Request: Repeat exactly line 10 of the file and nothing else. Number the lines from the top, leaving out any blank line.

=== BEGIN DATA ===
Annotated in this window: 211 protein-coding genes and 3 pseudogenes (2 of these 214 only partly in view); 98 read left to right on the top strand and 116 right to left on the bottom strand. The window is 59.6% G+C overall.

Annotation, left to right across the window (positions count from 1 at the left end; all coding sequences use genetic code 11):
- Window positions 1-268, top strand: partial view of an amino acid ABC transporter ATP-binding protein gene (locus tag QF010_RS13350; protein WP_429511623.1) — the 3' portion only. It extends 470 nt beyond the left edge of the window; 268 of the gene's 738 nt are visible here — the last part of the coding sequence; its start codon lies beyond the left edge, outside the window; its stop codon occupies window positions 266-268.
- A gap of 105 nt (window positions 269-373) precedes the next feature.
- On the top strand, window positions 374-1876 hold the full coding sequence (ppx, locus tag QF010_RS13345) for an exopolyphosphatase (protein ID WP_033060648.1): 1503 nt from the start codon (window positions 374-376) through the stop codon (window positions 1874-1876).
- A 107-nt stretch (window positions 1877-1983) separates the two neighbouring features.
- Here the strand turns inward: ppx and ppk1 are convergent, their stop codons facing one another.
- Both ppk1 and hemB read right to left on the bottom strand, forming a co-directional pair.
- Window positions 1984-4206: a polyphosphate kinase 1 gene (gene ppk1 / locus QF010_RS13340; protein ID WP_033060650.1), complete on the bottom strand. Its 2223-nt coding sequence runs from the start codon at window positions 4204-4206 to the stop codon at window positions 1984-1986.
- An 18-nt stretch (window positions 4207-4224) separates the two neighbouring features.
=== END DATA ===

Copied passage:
- An 18-nt stretch (window positions 4207-4224) separates the two neighbouring features.